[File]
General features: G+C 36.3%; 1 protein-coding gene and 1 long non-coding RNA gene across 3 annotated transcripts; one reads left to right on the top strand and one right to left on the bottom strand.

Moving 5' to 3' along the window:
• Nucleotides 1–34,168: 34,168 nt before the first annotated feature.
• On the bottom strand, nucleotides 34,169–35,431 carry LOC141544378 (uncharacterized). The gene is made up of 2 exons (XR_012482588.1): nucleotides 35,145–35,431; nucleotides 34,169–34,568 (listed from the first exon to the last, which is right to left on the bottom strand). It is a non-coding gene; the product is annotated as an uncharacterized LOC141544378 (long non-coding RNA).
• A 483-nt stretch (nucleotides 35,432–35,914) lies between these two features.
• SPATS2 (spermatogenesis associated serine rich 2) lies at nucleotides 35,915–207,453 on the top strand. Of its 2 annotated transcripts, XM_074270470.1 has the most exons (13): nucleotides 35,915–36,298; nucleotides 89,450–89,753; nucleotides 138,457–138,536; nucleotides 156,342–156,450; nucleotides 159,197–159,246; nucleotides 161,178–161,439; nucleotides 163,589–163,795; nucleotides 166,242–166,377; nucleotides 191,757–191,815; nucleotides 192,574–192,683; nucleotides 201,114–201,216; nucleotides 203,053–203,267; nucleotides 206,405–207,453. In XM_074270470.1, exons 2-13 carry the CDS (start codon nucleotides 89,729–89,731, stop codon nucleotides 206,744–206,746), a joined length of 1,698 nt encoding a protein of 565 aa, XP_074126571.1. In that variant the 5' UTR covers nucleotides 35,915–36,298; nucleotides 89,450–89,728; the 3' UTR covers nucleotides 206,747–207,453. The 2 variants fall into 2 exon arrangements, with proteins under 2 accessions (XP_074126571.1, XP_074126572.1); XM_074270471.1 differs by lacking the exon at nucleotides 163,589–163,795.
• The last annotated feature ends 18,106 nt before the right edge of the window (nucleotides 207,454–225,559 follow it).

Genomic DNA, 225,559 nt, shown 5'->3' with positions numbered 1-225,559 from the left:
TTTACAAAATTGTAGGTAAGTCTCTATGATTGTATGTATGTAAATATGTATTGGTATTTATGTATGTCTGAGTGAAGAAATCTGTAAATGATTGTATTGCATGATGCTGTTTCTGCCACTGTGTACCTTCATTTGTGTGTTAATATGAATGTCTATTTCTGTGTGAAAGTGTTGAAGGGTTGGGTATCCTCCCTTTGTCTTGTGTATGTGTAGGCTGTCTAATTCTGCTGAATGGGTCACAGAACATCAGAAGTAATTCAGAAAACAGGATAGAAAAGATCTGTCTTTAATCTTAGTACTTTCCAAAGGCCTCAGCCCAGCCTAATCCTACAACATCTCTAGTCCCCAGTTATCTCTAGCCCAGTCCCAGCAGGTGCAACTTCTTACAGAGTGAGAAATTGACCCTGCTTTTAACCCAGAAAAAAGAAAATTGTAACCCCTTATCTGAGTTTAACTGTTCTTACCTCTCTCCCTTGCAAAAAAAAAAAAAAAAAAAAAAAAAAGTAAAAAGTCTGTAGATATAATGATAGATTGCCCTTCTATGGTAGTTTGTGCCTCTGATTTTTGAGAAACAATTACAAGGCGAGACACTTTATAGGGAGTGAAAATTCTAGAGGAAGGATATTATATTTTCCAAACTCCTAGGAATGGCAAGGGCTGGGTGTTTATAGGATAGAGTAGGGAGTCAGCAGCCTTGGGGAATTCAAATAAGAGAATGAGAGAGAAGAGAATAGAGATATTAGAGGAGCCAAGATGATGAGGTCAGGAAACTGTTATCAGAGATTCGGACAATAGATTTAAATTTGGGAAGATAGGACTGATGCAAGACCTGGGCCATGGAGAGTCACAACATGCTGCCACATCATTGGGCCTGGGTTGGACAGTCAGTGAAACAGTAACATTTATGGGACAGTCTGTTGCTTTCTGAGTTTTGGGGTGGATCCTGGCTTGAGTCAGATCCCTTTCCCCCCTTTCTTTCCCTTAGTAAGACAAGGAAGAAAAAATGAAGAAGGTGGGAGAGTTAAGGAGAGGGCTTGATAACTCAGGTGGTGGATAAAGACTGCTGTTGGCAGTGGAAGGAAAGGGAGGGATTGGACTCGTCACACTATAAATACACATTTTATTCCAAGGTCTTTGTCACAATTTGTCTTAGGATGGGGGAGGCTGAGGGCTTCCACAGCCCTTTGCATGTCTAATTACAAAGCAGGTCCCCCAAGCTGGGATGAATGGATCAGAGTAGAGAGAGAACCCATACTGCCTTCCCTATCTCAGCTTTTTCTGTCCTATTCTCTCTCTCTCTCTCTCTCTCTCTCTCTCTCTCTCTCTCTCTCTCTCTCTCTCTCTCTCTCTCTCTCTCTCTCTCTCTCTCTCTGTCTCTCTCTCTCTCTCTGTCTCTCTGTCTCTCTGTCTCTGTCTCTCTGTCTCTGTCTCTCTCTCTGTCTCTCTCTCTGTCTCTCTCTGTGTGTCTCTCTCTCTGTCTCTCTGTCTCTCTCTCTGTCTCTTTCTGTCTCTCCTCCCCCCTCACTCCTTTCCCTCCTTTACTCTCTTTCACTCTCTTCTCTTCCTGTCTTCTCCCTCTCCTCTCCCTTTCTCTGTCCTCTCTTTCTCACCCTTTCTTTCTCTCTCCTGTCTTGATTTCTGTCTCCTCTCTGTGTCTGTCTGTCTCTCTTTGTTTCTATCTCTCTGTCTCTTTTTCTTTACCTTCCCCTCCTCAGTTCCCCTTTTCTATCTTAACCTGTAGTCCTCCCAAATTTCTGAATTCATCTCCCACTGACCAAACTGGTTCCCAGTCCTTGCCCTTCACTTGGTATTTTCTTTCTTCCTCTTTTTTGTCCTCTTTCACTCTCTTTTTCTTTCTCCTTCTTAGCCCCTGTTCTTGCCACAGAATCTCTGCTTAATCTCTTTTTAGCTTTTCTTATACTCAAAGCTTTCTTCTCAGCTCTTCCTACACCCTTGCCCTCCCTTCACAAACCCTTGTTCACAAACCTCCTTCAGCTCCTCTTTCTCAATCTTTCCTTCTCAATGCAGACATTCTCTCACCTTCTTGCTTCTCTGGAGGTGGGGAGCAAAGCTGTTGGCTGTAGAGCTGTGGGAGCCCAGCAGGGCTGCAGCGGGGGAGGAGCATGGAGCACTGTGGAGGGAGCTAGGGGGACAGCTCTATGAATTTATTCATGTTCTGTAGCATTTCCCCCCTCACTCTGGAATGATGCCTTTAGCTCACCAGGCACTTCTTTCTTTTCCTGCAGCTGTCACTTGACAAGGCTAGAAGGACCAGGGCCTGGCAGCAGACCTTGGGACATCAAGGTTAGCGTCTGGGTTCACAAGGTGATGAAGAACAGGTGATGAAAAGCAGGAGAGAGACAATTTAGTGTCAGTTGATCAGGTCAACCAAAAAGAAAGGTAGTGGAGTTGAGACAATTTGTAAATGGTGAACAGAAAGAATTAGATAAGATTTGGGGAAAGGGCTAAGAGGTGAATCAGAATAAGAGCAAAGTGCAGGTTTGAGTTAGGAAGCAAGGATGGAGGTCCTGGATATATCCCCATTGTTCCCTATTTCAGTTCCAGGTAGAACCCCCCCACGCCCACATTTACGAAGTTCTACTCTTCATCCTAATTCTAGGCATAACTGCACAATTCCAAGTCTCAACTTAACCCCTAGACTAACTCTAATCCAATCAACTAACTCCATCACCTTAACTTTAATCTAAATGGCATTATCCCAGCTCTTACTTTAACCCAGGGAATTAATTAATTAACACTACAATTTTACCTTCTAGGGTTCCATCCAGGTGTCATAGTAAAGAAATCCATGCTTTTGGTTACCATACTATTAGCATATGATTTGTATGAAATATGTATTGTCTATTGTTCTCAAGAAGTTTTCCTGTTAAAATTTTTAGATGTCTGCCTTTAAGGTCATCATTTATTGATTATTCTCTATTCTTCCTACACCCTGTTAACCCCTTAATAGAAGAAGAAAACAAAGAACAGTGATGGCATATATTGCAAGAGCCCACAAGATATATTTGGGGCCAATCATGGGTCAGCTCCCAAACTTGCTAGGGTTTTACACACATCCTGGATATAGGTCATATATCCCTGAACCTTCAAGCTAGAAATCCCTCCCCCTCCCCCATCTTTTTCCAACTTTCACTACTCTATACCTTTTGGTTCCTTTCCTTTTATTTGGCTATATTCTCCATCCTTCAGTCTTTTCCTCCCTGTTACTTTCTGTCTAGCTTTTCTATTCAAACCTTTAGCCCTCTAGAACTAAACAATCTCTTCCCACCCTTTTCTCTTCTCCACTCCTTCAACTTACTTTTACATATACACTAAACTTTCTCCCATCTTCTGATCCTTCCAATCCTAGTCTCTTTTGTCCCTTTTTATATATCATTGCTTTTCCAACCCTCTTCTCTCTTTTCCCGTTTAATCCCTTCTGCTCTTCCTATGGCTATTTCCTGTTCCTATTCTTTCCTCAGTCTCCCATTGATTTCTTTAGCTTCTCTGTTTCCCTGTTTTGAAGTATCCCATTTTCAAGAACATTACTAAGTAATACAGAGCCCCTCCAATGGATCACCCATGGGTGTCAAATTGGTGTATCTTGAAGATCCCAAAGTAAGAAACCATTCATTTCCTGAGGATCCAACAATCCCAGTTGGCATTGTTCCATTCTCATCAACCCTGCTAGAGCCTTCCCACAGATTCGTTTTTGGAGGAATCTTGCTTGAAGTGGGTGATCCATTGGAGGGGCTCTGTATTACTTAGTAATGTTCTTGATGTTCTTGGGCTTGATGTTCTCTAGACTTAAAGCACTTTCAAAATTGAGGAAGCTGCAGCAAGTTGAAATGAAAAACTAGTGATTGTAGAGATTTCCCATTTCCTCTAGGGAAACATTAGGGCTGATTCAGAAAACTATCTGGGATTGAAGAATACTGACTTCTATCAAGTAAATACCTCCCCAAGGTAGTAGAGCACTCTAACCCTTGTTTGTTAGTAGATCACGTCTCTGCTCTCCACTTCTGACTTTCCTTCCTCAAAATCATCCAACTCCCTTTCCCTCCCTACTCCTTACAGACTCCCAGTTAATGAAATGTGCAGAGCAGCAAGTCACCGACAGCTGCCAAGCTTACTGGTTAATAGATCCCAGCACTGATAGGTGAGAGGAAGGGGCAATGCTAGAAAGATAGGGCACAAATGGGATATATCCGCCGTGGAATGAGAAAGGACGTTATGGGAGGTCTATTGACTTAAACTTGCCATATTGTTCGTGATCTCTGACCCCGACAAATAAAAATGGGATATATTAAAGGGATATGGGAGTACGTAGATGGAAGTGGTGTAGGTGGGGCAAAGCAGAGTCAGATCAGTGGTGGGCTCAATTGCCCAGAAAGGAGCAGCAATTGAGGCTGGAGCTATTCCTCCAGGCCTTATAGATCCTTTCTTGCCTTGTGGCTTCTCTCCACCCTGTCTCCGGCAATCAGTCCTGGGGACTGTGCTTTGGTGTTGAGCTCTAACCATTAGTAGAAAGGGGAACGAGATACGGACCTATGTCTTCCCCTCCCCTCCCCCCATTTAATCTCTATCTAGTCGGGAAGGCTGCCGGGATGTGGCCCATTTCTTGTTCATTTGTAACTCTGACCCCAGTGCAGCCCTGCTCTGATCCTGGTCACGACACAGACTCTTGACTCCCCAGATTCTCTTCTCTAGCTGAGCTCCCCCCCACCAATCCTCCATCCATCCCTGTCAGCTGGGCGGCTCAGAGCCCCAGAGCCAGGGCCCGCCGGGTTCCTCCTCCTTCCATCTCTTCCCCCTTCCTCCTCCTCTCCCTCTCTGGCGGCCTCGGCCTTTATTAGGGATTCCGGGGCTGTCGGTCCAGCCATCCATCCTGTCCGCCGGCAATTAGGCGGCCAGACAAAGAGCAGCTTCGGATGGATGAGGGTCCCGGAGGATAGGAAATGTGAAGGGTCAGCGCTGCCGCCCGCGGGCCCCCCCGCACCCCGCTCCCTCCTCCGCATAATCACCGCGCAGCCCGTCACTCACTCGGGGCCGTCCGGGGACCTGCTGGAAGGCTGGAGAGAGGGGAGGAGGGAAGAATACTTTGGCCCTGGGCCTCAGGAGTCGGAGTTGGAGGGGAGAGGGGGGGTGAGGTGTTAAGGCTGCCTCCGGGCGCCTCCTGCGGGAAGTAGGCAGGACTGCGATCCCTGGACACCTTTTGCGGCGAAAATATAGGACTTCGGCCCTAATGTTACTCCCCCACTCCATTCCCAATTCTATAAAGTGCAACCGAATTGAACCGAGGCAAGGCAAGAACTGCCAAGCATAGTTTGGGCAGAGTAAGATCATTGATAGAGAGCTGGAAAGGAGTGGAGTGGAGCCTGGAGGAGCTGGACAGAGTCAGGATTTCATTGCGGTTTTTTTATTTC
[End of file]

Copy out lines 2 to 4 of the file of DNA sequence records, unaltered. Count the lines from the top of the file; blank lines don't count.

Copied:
Moving 5' to 3' along the window:
• Nucleotides 1–34,168: 34,168 nt before the first annotated feature.
• On the bottom strand, nucleotides 34,169–35,431 carry LOC141544378 (uncharacterized). The gene is made up of 2 exons (XR_012482588.1): nucleotides 35,145–35,431; nucleotides 34,169–34,568 (listed from the first exon to the last, which is right to left on the bottom strand). It is a non-coding gene; the product is annotated as an uncharacterized LOC141544378 (long non-coding RNA).